ATLANTA — On its own, the game is practically perfect.
It is No. 1 vs. No. 2. It is Heisman candidate vs. Heisman candidate. It is a rematch of last year's conference championship, and it is a de facto semifinal for the BCS national championship game next month.
So, yeah, today's Southeastern Conference title game between Alabama and Florida is pretty much everything you could want on a college football Saturday. And yet, I can't help thinking there is even more hiding in the background of the story.
It has nothing to do with Tim Tebow or Mark Ingram. And it doesn't concern Urban Meyer or Nick Saban. It is more about legacies and birthrights. Or maybe expectations and traditions.
For people of a certain generation — and that would probably be any generation that involved the 1960s and '70s — Alabama is the quintessential SEC program. Just as Southern California defined the Pac-10, Texas ruled the old Southwest Conference and Oklahoma reigned over the old Big Eight.
There was a time when Alabama owned the SEC, and hardly anyone bothered to argue the point. In the 1960s, the Tide won four SEC championships, something no other program had pulled off in a single decade. Alabama upped it to eight SEC titles in the '70s.
This was the program of Joe Namath and Lee Roy Jordan. The program of Bart Starr and Ken Stabler. The program with more national titles than any school in the South. But, mostly, this was the program of Bear Bryant. His is as big a name as any in college football.
When he passed away in 1983, Bryant's funeral procession stretched several miles, several hundred vehicles and thousands of bystanders along the interstates. The First United Methodist Church in Tuscaloosa could not handle the crowd, and so audio of the funeral service was piped in to Baptist and Presbyterian churches down the road.
Even when Alabama struggled to maintain its standing in the years after Bryant's death, there was no real threat to its aura as the SEC's most celebrated program. Auburn had a run for a while. LSU and Tennessee had their moments, too.
But nobody in the SEC came close to touching Alabama's level of dominance.
Since 1990, the Gators have been on a run that is unmatched in SEC lore except for Bryant's Alabama teams of the '60s and '70s. The Gators have won eight conference titles and three national championships, and established themselves as the SEC's finest.
Florida may still trail Alabama in sheer numbers, but the impact is hard to ignore. It must be difficult for Alabama fans to act with any sense of superiority knowing the Gators have won four times as many SEC titles since 1990.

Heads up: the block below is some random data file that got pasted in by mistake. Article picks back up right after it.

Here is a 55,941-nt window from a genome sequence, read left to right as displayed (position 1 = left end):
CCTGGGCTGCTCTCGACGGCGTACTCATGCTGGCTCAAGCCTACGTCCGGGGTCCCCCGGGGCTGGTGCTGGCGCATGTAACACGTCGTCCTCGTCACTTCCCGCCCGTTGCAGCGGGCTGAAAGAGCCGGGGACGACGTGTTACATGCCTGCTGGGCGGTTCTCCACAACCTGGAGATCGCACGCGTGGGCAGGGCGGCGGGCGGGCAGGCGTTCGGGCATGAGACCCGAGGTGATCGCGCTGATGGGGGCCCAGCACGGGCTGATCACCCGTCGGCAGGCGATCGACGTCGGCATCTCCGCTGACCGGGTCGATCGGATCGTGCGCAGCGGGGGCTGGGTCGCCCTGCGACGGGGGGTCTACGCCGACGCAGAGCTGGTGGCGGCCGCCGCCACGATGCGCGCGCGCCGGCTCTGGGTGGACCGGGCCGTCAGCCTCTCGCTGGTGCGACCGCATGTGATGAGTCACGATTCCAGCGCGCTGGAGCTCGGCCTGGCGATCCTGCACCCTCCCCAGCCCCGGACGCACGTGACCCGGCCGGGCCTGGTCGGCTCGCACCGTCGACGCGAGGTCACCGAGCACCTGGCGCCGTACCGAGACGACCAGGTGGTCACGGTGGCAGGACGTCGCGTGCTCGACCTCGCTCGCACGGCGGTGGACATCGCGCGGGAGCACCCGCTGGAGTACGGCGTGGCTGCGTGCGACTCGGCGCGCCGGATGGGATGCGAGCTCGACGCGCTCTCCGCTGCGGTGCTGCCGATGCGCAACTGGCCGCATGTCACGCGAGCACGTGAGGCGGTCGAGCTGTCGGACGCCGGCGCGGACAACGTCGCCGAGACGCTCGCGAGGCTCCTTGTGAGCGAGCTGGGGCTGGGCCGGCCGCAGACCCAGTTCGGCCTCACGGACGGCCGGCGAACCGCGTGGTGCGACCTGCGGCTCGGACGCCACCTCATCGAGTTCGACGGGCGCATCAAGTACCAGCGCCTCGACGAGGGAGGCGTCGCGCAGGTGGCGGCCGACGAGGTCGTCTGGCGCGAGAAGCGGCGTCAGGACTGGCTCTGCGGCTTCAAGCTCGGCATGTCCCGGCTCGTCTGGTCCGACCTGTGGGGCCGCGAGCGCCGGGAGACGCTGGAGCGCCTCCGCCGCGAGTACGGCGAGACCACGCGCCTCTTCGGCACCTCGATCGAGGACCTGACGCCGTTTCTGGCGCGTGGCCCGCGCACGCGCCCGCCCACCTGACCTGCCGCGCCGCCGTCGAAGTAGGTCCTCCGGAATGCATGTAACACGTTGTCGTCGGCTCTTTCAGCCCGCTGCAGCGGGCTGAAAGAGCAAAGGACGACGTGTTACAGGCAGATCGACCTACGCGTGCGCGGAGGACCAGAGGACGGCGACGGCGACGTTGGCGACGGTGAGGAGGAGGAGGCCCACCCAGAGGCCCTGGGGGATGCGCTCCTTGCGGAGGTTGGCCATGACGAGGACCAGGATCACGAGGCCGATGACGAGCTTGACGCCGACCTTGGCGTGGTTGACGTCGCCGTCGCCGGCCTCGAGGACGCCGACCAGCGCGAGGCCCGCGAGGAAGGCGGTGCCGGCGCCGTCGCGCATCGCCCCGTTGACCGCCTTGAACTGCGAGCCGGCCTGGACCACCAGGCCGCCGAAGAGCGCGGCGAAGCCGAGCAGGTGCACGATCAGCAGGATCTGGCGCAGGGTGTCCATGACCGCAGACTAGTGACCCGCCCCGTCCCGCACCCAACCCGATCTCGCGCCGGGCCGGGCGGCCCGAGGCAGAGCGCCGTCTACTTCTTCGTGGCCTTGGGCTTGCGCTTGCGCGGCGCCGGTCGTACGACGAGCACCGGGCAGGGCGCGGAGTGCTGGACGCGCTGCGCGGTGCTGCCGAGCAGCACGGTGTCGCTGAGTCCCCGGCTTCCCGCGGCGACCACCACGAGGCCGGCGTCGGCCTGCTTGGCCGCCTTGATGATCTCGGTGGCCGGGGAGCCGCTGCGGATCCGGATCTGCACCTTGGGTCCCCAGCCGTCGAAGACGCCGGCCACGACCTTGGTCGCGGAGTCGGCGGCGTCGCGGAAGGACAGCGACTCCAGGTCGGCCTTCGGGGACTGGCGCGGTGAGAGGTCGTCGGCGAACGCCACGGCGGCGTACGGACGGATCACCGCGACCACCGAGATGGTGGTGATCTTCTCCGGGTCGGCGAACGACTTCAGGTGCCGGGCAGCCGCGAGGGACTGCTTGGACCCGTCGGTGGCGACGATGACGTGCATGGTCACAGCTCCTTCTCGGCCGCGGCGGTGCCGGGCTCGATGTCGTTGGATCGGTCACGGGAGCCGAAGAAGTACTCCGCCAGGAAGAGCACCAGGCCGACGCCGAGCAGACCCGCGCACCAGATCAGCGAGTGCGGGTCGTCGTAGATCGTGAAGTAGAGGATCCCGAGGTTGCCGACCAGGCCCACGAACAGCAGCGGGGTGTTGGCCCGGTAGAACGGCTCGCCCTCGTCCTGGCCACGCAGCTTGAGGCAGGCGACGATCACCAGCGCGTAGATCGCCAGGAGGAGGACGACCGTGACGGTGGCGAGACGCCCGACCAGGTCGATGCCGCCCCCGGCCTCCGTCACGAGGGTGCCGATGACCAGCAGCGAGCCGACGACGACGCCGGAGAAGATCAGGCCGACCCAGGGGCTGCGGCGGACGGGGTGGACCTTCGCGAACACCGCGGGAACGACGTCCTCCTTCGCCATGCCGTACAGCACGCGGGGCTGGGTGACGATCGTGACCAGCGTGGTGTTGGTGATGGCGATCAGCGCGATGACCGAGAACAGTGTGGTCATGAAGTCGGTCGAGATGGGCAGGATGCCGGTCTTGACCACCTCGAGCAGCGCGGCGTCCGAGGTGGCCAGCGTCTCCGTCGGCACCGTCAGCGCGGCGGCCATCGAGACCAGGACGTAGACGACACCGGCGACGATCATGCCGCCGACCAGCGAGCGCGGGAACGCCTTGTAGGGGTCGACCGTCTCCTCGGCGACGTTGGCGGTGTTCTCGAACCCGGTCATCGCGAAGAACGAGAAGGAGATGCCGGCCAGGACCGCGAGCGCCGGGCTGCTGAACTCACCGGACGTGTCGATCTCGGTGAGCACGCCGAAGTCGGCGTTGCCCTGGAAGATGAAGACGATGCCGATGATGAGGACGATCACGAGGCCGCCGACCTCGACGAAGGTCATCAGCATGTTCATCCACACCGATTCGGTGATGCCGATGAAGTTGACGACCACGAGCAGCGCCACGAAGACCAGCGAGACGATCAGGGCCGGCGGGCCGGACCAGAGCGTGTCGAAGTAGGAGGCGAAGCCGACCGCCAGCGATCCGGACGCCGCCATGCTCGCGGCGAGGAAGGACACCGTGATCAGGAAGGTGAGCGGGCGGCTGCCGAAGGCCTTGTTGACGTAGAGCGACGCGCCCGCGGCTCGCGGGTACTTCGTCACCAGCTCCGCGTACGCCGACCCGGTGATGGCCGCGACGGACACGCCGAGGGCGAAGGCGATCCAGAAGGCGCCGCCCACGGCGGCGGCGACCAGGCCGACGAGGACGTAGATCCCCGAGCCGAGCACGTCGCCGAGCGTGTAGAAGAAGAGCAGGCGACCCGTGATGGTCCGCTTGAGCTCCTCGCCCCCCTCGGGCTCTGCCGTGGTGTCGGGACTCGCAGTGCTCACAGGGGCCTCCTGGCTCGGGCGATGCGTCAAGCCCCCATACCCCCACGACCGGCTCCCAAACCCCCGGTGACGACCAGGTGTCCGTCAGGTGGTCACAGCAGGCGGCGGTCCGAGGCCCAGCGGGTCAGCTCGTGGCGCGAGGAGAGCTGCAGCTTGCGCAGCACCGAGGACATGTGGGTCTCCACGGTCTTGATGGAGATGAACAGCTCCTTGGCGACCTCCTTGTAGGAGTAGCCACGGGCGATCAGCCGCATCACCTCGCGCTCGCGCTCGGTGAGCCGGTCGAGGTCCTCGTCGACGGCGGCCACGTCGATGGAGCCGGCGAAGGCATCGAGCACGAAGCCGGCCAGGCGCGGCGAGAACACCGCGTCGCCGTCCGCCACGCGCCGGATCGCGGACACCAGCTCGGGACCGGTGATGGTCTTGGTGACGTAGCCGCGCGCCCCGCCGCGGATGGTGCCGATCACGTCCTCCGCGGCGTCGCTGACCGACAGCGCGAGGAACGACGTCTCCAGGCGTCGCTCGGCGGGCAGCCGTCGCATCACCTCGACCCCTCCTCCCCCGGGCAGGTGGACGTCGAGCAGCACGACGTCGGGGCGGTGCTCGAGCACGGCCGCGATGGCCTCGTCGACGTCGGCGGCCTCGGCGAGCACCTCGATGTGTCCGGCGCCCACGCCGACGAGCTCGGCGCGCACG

It must be painful to recognize Ingram would be called the finest player in the league were it not for Tebow. To know Saban would be considered the SEC's resident genius if Meyer were not in the same neighborhood.
"We sort of know that the expectations at the University of Alabama are relatively high, relative to the tradition that they have there and the passion that they have there," Saban said Friday. "I would probably even go as far as to say our fans think that's unique, and they're proud of that.
"But the fact of the matter is there's a lot of passion in a lot of other places for their football, too. And we understand that all the love we get is conditional on one thing: And that's that we win the game."
Perhaps, for a time, it was possible to dismiss Florida as a fad. To say it was an invention of Steve Spurrier. Or a cyclical oddity. But Florida's dominance over Alabama and the SEC has now spanned coaches and decades.
These teams have met six times previously in conference championship games, and the Gators have won four. Another win today would mean Florida has won more SEC titles than any other team in consecutive decades, something no school has done since — you got it — Alabama in the '60s and '70s.
You almost wonder whether the Gators losing is as attractive as the Tide winning to folks in Alabama. You have to understand, in some parts of the South, football is more than a game. It is a lifestyle. An identity.
And, in Alabama, that identity has been unchallenged for a very long time. The Tide has not been perfect. There have been missteps along the way, and an interloper or two has occasionally made life uncomfortable.
But Alabama fans have always been able to hold on to the past as a kind of security blanket. They've always been able to point at history whenever times got rough.
Today, Florida is threatening that image. It is challenging that perception.
Another victory against Alabama, another SEC title, another shot at the national championship could go a long way toward creating Florida's own aura in the conference.
You might even say, it would signal a changing of the Tide.
John Romano can be reached at firstname.lastname@example.org.